A labor-management dispute at a luxury resort in West Virginia is forcing the Council of Insurance Agents & Brokers — a longtime customer — to search for alternate venues for its conferences.
The group of commercial insurance agents and executives has also resorted to local newspaper ads urging a resolution of the management-labor rift.
The group has already had to move two meetings– its Employee Benefits Leadership Forum and its Wholesale Forum– from The Greenbrier, a high-end resort in White Sulphur Springs, W.Va.
The group is now staring at the prospect of also relocating its flagship Insurance Leadership Forum scheduled for October from The Greenbrier.
Ken A. Crerar, president of the CIAB, said his organization has booked its Insurance Leadership Forum at The Greenbrier resort for 95 years running. That legacy hangs in the balance if the two sides don’t settle their differences and get back to work with a contract in place, Crerar added.
Due to the dispute, CIAB moved its employee benefits conference to The Homestead in Hot Springs, Va., which like The Greenbrier can be reached from the Roanoke airport. But that site will not work for the October gathering.
“The Homestead is not large enough to accommodate us so we’re looking at alternate sites,” Crerar said. “The problem for us is risking being at the meeting (at Greenbrier) when the strike occurs.”
He said CIAB will decide by June 2 whether to relocate the October forum. By that date CIAB wants to be assured that the parties have come to terms so that service will be available come October.
In an effort to avoid the hassle of relocating its forum, CIAB has run advertisements in West Virginia newspapers urging the opposing sides to come to an agreement or watch the recurring business from CIAB dry up. In a scolding tone, the ads advised The Greenbrier to be proactive.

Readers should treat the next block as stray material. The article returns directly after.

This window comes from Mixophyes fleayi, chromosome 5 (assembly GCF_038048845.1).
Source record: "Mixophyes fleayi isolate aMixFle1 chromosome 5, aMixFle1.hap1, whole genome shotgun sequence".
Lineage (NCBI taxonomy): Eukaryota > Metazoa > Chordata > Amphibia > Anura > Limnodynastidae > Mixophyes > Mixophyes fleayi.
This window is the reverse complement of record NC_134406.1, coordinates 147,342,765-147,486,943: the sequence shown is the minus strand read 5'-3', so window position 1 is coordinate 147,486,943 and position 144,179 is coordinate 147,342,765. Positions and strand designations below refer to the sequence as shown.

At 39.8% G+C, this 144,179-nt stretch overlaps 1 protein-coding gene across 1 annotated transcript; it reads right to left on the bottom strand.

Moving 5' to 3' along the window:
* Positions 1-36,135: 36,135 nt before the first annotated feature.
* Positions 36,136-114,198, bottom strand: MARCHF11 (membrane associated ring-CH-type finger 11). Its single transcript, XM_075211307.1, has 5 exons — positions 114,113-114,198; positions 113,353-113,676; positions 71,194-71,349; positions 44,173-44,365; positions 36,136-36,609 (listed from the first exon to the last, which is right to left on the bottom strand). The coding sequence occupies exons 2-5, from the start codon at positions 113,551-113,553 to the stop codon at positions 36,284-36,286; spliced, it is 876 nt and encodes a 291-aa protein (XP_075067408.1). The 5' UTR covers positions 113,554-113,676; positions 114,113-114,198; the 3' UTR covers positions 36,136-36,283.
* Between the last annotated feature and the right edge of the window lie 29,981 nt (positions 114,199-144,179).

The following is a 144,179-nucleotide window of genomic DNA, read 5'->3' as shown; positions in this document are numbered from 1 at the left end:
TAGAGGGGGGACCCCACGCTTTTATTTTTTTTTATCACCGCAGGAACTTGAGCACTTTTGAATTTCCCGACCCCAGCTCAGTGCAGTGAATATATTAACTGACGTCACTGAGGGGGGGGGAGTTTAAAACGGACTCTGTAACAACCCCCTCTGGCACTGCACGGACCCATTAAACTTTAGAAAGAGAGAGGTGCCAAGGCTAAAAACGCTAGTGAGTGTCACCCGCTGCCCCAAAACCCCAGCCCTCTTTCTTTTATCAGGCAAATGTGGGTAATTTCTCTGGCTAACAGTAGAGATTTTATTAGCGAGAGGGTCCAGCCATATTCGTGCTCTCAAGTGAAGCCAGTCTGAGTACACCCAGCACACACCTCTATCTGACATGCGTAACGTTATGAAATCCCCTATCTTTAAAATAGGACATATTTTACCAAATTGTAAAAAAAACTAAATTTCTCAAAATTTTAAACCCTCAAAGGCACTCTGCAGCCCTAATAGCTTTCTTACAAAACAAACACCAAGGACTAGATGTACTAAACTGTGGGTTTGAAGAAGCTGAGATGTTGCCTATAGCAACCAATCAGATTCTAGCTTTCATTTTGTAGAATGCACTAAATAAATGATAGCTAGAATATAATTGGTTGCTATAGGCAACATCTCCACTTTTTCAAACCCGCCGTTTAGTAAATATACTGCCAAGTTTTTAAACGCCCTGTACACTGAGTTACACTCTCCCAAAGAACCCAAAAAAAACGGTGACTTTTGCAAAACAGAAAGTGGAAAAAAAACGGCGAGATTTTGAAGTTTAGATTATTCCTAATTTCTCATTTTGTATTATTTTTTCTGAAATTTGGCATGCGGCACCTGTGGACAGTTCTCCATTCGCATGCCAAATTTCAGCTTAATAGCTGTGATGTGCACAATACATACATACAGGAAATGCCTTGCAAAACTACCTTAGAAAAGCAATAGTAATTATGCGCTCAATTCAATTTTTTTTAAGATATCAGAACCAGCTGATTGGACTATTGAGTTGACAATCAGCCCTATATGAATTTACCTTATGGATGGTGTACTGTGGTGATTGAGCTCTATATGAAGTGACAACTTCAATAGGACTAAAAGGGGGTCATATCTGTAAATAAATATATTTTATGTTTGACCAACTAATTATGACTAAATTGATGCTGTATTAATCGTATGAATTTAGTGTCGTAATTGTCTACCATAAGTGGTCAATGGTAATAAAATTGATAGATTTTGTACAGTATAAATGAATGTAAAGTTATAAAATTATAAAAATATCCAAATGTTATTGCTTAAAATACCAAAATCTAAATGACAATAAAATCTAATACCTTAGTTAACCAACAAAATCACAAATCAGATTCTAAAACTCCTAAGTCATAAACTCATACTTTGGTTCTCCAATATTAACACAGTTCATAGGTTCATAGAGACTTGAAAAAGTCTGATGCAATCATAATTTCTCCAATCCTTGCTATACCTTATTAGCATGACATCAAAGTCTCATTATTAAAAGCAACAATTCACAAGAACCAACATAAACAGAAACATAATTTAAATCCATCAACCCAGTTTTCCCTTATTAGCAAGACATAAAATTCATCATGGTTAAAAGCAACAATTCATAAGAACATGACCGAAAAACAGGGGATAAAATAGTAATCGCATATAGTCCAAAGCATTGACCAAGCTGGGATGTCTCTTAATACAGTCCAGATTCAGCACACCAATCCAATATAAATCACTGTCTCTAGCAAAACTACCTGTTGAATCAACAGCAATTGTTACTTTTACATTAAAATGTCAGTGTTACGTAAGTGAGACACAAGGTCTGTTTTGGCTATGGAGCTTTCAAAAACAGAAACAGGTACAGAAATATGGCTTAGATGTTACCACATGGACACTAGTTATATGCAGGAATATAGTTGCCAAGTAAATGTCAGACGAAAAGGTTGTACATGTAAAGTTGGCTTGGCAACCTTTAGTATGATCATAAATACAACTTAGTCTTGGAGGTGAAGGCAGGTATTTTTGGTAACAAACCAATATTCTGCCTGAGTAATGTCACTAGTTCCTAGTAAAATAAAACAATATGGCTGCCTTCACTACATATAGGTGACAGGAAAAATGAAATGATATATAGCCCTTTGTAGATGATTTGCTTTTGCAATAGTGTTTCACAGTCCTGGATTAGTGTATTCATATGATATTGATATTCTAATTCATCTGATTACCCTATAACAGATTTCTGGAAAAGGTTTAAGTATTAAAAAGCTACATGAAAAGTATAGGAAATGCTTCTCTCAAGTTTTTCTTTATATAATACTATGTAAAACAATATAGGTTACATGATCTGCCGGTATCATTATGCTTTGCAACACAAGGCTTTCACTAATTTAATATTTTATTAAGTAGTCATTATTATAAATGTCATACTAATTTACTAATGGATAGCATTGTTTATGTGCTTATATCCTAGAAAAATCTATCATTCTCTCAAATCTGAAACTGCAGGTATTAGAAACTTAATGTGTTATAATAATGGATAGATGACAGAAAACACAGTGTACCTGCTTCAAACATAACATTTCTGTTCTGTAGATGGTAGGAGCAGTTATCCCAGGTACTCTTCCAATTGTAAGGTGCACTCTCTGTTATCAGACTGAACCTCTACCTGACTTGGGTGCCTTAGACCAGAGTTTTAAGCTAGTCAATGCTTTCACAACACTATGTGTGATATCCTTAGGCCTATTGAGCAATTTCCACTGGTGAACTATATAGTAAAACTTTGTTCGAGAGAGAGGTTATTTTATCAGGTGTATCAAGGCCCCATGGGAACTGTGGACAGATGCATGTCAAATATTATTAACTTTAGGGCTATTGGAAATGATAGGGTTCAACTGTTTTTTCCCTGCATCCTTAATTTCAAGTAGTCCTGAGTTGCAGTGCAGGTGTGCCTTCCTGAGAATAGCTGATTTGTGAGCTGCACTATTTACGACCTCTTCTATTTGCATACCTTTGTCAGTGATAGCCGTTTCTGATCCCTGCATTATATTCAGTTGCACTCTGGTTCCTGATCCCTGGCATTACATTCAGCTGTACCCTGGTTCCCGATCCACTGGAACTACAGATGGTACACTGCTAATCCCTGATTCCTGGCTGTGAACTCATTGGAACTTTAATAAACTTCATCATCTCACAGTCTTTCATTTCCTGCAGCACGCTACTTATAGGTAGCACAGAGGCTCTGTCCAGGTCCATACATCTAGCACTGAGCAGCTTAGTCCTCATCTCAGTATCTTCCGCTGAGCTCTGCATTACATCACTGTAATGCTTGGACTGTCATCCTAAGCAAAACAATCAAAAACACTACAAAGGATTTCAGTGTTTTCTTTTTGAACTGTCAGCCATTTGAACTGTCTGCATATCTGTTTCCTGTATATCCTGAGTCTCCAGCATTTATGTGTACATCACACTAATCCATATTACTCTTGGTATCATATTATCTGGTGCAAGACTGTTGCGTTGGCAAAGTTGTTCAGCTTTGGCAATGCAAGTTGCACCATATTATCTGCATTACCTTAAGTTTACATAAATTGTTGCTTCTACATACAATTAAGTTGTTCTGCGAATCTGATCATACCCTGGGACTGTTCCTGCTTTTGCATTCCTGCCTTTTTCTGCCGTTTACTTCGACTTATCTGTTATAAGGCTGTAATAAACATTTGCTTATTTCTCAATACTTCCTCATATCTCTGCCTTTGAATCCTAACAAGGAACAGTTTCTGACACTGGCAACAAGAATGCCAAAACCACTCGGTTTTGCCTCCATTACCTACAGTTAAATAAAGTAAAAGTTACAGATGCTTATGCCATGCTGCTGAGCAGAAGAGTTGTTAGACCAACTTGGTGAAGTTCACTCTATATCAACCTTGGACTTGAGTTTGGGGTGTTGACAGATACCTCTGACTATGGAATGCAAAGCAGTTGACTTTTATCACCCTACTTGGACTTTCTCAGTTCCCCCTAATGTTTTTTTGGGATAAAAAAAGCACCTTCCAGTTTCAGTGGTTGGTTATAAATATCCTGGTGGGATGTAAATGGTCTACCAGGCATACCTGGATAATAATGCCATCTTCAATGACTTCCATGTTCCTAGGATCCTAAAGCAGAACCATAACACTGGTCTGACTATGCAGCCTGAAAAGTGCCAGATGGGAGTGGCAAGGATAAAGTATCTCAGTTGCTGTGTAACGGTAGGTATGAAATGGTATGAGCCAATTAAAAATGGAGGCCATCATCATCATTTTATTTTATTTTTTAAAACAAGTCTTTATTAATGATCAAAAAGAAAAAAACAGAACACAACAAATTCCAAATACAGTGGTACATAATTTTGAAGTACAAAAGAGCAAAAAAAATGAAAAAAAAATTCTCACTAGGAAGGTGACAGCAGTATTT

“As your largest and most loyal customer, we urge you both to get back to the table continuously until you have resolved your issues,” CIAB wrote in an ad that appeared the Roanoke Times.
The Washington, D.C.-based organization also ran the full-page advertisements in The Register-Herald in Beckley and The West Virginia Daily News in Lewisburg.
Greenbrier spokeswoman Lynn Swann said Greenbrier officials and the Council of Labor Unions held talks May 14 and negotiations will resume May 29.
While contracts covering about 1,100 union workers expired March 1, employees have continued working.
Along with the labor uncertainty, executive problems have also been brewing at The Greenbrier. The former president has been speaking publicly about his ouster for the first time since being fired from the resort in September, 2007.
Paul Ratchford told the Beckley-based Register-Herald newspaper he was fired for making changes such as extending discounts to all employees rather than just current and retired executives with CSX Corp., the Florida-based railroad that owns the resort. Ratchford said he also upset CSX by eliminating perks such as employee parking.
Ratchford filed a $50 million lawsuit against CSX in March. While he didn’t want to sue, Ratchford said that he and his family have been injured.
Court action in the suit is scheduled to begin June 9.
The Associated Press contributed to this article
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